About this Piece
Rzewski’s early men- tors and colleagues present a highly distinguished cross- section of 20th- century music. A Massachusetts native himself, he studied at Harvard with Randall Thompson and Walter Piston, fol- lowed by graduate work at Princeton with Roger Sessions and Milton Babbitt. He also studied with Luigi Dallapiccola in Italy and Elliott Carter in Berlin, and became friends with Christian Wolff, John Cage, and David Tudor. He teaches composition himself, on the faculty of the of the conservatory in Liege, Belgium; he has also taught at other institutions in Europe and the U.S., includ- ing CalArts and UCSD.
Although he did not consider music seriously as a career until college, Rzewski did study piano from early youth and is a brilliant performer. In Italy in the 1960s, he formed Musica Elettronica Viva (MEV) with Alvin Curran and Richard Teitelbaum, and the group became well-known for pioneer- ing work in live electronics and improvisa- tion. He continues to perform and was the soloist in the world premiere of his Piano Concerto at the BBC Proms in 2013, with Ilan Volkov conducting the BBC Scottish Symphony Orchestra.
In 1971, Rzewski returned to New York from his period in Italy. That was an eventful year in a tumultuous era, and in September, a riot broke out at the At- tica Correctional Facility in upstate New York, demanding improved health care, sanitation, and food, as well as an end to beatings. Four days of tense negotiations followed, culminating in the storming of the prison by state police as ordered by Gover- nor Nelson Rockefeller. At least 43 people died, including 33 prisoners.
One of those was Samuel Melville (born Grossman; he borrowed Melville from the American novelist), a draftsman who became radicalized by apartheid when his company put him to work on new bank offices in South Africa. He became increas- ingly active in political demonstrations, which escalated into a series of bombings in 1969. Melville pleaded guilty to conspira- cy and bombing the Federal Office Building in Manhattan and was transferred to Attica, where he became one of the leaders of the prison rebellion. He was shot and killed during the retaking of the complex. A book of letters he wrote from prison was posthu- mously published, and Rzewski took his text for Coming Together from Melville’s letter of May 16, 1971 (which was first published separately in a magazine):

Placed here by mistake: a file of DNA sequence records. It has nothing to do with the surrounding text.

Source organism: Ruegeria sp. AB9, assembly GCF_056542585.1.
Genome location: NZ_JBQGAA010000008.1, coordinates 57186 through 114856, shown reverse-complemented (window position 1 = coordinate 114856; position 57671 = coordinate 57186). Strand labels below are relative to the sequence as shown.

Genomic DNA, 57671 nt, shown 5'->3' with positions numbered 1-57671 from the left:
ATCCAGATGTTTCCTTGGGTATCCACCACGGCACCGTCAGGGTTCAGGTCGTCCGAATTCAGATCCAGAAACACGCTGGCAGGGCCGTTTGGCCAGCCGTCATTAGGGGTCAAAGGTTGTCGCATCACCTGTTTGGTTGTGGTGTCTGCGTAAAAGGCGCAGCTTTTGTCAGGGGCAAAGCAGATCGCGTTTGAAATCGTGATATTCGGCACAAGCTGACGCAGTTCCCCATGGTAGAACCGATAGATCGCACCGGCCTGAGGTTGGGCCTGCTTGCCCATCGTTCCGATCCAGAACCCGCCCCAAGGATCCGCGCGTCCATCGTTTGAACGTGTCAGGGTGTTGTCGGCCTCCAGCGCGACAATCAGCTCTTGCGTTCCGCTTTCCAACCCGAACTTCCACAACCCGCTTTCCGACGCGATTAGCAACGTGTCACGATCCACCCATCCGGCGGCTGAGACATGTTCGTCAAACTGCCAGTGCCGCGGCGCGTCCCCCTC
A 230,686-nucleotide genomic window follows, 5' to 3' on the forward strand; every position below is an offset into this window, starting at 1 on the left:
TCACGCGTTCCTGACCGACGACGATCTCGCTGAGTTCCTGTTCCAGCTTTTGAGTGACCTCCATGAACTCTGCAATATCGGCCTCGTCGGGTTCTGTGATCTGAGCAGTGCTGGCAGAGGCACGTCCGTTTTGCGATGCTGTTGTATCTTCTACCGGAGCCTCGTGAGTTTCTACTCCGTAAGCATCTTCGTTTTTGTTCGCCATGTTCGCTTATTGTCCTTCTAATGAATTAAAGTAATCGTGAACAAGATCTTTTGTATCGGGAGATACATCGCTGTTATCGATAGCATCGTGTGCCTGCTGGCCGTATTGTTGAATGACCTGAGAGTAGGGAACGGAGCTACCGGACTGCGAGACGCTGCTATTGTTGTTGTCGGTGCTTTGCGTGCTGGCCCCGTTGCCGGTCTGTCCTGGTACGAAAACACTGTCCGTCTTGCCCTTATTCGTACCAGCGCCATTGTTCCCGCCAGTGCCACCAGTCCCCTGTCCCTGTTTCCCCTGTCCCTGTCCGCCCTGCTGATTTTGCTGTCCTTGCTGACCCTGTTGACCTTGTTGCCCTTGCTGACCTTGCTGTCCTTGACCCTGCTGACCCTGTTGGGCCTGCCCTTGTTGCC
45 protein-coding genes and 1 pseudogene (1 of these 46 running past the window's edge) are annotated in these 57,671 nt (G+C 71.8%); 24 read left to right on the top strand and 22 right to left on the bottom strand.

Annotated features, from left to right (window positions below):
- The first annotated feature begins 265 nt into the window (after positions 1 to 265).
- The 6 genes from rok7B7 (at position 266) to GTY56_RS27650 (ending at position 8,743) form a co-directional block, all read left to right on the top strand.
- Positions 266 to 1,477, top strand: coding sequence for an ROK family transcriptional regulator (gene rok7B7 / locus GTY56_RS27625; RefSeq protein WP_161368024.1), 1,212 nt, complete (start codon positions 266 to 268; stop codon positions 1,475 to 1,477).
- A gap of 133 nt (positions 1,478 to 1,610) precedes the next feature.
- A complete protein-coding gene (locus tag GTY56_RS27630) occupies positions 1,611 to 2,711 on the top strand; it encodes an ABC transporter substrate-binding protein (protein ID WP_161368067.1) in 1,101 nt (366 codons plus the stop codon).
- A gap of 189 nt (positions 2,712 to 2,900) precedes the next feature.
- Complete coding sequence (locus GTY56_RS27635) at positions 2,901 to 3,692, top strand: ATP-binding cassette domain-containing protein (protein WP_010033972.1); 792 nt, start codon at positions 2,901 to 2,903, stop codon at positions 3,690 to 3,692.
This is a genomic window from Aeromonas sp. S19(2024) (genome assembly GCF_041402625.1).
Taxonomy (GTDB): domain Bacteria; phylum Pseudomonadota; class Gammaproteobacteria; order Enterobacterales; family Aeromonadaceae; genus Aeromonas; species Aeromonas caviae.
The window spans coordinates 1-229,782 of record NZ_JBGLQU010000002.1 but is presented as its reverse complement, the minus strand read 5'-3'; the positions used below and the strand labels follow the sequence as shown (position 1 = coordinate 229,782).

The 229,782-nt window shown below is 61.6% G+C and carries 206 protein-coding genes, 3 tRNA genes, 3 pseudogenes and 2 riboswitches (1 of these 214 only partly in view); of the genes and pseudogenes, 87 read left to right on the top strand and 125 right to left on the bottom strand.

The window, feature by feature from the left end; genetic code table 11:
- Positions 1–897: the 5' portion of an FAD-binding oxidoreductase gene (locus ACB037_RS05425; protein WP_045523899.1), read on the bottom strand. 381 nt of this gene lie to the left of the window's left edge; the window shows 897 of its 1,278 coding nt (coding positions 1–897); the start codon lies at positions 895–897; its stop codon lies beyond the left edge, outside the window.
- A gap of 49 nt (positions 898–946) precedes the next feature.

I think the combination of age and the greater coming together is responsible for the speed of the passing time. it’s six months now and i can tell you truthfully few periods in my life have passed so quickly. i am in excellent physical and emotional health. there are doubtless subtle surprises ahead but i feel secure and ready. As lovers will contrast their emotions in times of crisis, so am i dealing with my environment. in the indifferent brutality, incessant noise, the experimental chem- istry of food, the ravings of lost hysterical men, i can act with clarity and meaning. i am deliberate – sometimes even cal- culating – seldom employing histrionics except as a test of the reactions of oth- ers. i read much, exercise, talk to guards and inmates, feeling for the inevitable direction of my life.
“As I read it, I was impressed both by the poetic quality of the text and by its cryptic irony,” Rzewski wrote. “I read it over and over again. It seemed that I was trying both to capture a sense of the physical pres- ence of the writer and, at the same time, to unlock a hidden meaning from the simple but ambiguous language. The act of reading and rereading finally led me to the idea of a musical treatment.”
This treatment is the recitation of the text, a few words at a time, over a driving pentatonic bass line of steady 16th notes. The instrumentation is open and the piece can be performed by any number of players, though usually 8-10. Only the bass line is notated; all of the other parts are derived from it in ways specified by the composer. The overall form is also clearly defined, as are dynamics and articulation.
That recalls the medieval idea of a canon (“rule”), instructions – often deliberately cryptic – for deriving polyphonic music from a single line. But within the rigidity of the rule is the flexibility of improvisa- tion, and this juxtaposition of control and unpredictability may suggest some of the contradictions of prison life in musical metaphor. The steady pulse and slow phase cycling reflect the influence of early Mini- malist landmarks such as Terry Riley’s In C (1964), also for an indeterminate ensemble.
The result is a performance master- piece, very much of its time, but with an enduring moral and musical presence. Its seething anger at the injustices of incar- ceration has lost none of its power or relevance with time, and Rzewski’s strong and artistically expressive social and politi- cal reach resonates in the work of younger composers such as Ted Hearne, whose catalog includes large-scale reflections on the war in Iraq and the aftermath of Hurricane Katrina. — John Henken